The association between SARS-CoV-2 infection and preterm delivery: a prospective study with a multivariable analysis

BMC Pregnancy Childbirth. 2021 Apr 1;21(1):273. doi: 10.1186/s12884-021-03742-4.


Background: To determine whether severe acute respiratory syndrome coronavirus 2 (SARS-CoV-2, the cause of COVID-19 disease) exposure in pregnancy, compared to non-exposure, is associated with infection-related obstetric morbidity.

Methods: We conducted a multicentre prospective study in pregnancy based on a universal antenatal screening program for SARS-CoV-2 infection. Throughout Spain 45 hospitals tested all women at admission on delivery ward using polymerase-chain-reaction (PCR) for COVID-19 since late March 2020. The cohort of positive mothers and the concurrent sample of negative mothers was followed up until 6-weeks post-partum. Multivariable logistic regression analysis, adjusting for known confounding variables, determined the adjusted odds ratio (aOR) with 95% confidence intervals (95% CI) of the association of SARS-CoV-2 infection and obstetric outcomes.

Main outcome measures: Preterm delivery (primary), premature rupture of membranes and neonatal intensive care unit admissions.

Results: Among 1009 screened pregnancies, 246 were SARS-CoV-2 positive. Compared to negative mothers (763 cases), SARS-CoV-2 infection increased the odds of preterm birth (34 vs 51, 13.8% vs 6.7%, aOR 2.12, 95% CI 1.32-3.36, p = 0.002); iatrogenic preterm delivery was more frequent in infected women (4.9% vs 1.3%, p = 0.001), while the occurrence of spontaneous preterm deliveries was statistically similar (6.1% vs 4.7%). An increased risk of premature rupture of membranes at term (39 vs 75, 15.8% vs 9.8%, aOR 1.70, 95% CI 1.11-2.57, p = 0.013) and neonatal intensive care unit admissions (23 vs 18, 9.3% vs 2.4%, aOR 4.62, 95% CI 2.43-8.94, p < 0.001) was also observed in positive mothers.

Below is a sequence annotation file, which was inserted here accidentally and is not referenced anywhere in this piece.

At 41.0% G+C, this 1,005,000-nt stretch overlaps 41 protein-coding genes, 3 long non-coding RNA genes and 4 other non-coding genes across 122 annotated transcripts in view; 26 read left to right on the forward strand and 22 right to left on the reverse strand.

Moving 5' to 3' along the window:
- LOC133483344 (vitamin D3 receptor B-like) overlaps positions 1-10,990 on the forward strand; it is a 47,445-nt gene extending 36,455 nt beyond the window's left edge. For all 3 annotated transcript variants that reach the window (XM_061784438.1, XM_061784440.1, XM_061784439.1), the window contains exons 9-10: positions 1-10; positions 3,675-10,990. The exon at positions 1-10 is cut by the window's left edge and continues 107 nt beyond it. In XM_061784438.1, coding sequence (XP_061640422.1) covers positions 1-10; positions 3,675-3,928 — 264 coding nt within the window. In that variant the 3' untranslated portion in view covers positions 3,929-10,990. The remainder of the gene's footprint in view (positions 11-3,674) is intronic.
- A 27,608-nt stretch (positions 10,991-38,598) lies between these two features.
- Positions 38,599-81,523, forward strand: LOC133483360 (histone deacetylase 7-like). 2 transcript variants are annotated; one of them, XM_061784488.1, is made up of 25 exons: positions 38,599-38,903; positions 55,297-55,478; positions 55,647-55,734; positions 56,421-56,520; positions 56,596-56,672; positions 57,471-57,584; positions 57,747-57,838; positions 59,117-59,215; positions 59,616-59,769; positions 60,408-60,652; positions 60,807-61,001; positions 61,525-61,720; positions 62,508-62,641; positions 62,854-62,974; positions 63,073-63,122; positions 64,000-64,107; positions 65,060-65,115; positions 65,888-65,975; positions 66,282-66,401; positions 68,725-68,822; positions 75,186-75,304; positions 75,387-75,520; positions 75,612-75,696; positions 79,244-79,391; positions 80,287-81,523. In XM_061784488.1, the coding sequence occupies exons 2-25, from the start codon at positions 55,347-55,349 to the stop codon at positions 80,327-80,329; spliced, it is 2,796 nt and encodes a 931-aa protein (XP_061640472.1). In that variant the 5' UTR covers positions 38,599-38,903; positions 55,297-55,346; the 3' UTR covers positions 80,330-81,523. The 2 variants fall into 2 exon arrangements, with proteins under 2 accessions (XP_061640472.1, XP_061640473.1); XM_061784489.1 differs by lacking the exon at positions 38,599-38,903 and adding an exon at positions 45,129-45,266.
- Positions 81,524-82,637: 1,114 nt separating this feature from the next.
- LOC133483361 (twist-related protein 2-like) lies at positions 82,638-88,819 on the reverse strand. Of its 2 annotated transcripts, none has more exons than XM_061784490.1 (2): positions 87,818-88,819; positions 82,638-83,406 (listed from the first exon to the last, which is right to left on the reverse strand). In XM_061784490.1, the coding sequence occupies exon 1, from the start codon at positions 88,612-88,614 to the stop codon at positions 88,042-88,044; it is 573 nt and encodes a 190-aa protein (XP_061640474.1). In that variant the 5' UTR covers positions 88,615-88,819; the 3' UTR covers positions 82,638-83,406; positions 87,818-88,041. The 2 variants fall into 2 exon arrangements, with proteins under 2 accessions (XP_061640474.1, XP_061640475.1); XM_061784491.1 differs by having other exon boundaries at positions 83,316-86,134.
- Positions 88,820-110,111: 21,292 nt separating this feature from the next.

Conclusion: This prospective multicentre study demonstrated that pregnant women infected with SARS-CoV-2 have more infection-related obstetric morbidity. This hypothesis merits evaluation of a causal association in further research.

Keywords: COVID-19; Coronavirus; Intensive care units, neonatal; Pregnancy; Premature birth; Premature rupture of membranes; SARS-CoV-2.

MeSH terms

  • Adolescent
  • Adult
  • COVID-19 / epidemiology*
  • Case-Control Studies
  • Cesarean Section / statistics & numerical data
  • Female
  • Fetal Membranes, Premature Rupture / epidemiology*
  • Gestational Age
  • Humans
  • Infant, Extremely Premature
  • Infant, Newborn
  • Infant, Premature
  • Intensive Care Units, Neonatal / statistics & numerical data
  • Labor, Induced / statistics & numerical data
  • Logistic Models
  • Middle Aged
  • Multivariate Analysis
  • Odds Ratio
  • Pregnancy
  • Pregnancy Complications, Infectious / epidemiology*
  • Premature Birth / epidemiology*
  • Prospective Studies
  • SARS-CoV-2
  • Spain / epidemiology
  • Young Adult

Supplementary concepts

  • Preterm Premature Rupture of the Membranes